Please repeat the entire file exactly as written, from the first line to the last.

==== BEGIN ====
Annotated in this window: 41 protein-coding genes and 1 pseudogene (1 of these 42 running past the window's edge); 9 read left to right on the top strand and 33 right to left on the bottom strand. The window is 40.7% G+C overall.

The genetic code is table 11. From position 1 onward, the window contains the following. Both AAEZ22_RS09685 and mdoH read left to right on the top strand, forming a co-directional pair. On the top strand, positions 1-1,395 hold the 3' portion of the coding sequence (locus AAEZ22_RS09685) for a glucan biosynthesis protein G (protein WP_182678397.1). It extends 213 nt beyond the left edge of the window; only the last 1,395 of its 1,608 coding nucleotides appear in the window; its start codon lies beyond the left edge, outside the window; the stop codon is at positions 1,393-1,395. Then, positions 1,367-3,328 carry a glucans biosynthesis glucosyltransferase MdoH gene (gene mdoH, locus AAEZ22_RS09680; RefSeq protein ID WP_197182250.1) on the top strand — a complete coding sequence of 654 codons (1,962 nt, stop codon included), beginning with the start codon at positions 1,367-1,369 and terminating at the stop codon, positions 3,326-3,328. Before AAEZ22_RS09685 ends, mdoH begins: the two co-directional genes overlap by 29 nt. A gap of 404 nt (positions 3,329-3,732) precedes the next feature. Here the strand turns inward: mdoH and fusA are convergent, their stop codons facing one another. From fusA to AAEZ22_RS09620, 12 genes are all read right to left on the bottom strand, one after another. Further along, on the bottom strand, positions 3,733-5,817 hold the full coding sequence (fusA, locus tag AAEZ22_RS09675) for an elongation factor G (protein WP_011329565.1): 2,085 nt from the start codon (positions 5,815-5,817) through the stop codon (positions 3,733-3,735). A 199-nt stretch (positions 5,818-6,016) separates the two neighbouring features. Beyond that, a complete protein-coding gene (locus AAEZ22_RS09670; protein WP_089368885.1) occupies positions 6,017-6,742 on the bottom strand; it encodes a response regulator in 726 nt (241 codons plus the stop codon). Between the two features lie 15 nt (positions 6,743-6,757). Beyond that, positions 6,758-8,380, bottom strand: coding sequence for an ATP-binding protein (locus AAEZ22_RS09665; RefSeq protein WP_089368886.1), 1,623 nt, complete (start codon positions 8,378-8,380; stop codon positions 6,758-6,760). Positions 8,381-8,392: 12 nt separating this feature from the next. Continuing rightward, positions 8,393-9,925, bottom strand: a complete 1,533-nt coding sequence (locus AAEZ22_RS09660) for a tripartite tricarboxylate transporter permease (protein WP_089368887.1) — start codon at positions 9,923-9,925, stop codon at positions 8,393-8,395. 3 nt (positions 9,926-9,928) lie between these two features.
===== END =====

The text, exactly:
Annotated in this window: 41 protein-coding genes and 1 pseudogene (1 of these 42 running past the window's edge); 9 read left to right on the top strand and 33 right to left on the bottom strand. The window is 40.7% G+C overall.

The genetic code is table 11. From position 1 onward, the window contains the following. Both AAEZ22_RS09685 and mdoH read left to right on the top strand, forming a co-directional pair. On the top strand, positions 1-1,395 hold the 3' portion of the coding sequence (locus AAEZ22_RS09685) for a glucan biosynthesis protein G (protein WP_182678397.1). It extends 213 nt beyond the left edge of the window; only the last 1,395 of its 1,608 coding nucleotides appear in the window; its start codon lies beyond the left edge, outside the window; the stop codon is at positions 1,393-1,395. Then, positions 1,367-3,328 carry a glucans biosynthesis glucosyltransferase MdoH gene (gene mdoH, locus AAEZ22_RS09680; RefSeq protein ID WP_197182250.1) on the top strand — a complete coding sequence of 654 codons (1,962 nt, stop codon included), beginning with the start codon at positions 1,367-1,369 and terminating at the stop codon, positions 3,326-3,328. Before AAEZ22_RS09685 ends, mdoH begins: the two co-directional genes overlap by 29 nt. A gap of 404 nt (positions 3,329-3,732) precedes the next feature. Here the strand turns inward: mdoH and fusA are convergent, their stop codons facing one another. From fusA to AAEZ22_RS09620, 12 genes are all read right to left on the bottom strand, one after another. Further along, on the bottom strand, positions 3,733-5,817 hold the full coding sequence (fusA, locus tag AAEZ22_RS09675) for an elongation factor G (protein WP_011329565.1): 2,085 nt from the start codon (positions 5,815-5,817) through the stop codon (positions 3,733-3,735). A 199-nt stretch (positions 5,818-6,016) separates the two neighbouring features. Beyond that, a complete protein-coding gene (locus AAEZ22_RS09670; protein WP_089368885.1) occupies positions 6,017-6,742 on the bottom strand; it encodes a response regulator in 726 nt (241 codons plus the stop codon). Between the two features lie 15 nt (positions 6,743-6,757). Beyond that, positions 6,758-8,380, bottom strand: coding sequence for an ATP-binding protein (locus AAEZ22_RS09665; RefSeq protein WP_089368886.1), 1,623 nt, complete (start codon positions 8,378-8,380; stop codon positions 6,758-6,760). Positions 8,381-8,392: 12 nt separating this feature from the next. Continuing rightward, positions 8,393-9,925, bottom strand: a complete 1,533-nt coding sequence (locus AAEZ22_RS09660) for a tripartite tricarboxylate transporter permease (protein WP_089368887.1) — start codon at positions 9,923-9,925, stop codon at positions 8,393-8,395. 3 nt (positions 9,926-9,928) lie between these two features.